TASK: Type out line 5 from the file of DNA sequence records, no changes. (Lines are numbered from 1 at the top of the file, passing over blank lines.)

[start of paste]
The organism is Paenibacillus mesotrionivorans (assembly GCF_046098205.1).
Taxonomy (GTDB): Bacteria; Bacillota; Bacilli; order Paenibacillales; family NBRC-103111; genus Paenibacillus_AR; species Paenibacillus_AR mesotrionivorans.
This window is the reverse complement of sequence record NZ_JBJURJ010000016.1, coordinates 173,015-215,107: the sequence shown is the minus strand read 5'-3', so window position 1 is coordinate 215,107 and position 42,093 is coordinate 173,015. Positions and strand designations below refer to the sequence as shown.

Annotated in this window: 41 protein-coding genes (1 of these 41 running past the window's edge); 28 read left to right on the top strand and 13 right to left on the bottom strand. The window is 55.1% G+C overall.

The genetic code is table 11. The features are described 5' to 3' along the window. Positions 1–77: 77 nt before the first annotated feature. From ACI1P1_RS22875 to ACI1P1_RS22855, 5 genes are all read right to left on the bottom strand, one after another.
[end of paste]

The genetic code is table 11. The features are described 5' to 3' along the window. Positions 1–77: 77 nt before the first annotated feature. From ACI1P1_RS22875 to ACI1P1_RS22855, 5 genes are all read right to left on the bottom strand, one after another.